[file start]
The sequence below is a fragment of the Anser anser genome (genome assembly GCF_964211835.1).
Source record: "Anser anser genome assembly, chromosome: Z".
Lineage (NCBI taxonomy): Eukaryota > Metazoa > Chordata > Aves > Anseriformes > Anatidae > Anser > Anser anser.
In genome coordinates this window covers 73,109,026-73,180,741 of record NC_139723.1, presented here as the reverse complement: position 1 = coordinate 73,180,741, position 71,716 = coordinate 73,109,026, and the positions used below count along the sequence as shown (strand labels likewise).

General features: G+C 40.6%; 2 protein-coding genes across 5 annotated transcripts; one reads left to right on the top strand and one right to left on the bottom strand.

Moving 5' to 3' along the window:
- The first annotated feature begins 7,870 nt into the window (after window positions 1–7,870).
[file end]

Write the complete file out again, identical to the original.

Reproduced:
The sequence below is a fragment of the Anser anser genome (genome assembly GCF_964211835.1).
Source record: "Anser anser genome assembly, chromosome: Z".
Lineage (NCBI taxonomy): Eukaryota > Metazoa > Chordata > Aves > Anseriformes > Anatidae > Anser > Anser anser.
In genome coordinates this window covers 73,109,026-73,180,741 of record NC_139723.1, presented here as the reverse complement: position 1 = coordinate 73,180,741, position 71,716 = coordinate 73,109,026, and the positions used below count along the sequence as shown (strand labels likewise).

General features: G+C 40.6%; 2 protein-coding genes across 5 annotated transcripts; one reads left to right on the top strand and one right to left on the bottom strand.

Moving 5' to 3' along the window:
- The first annotated feature begins 7,870 nt into the window (after window positions 1–7,870).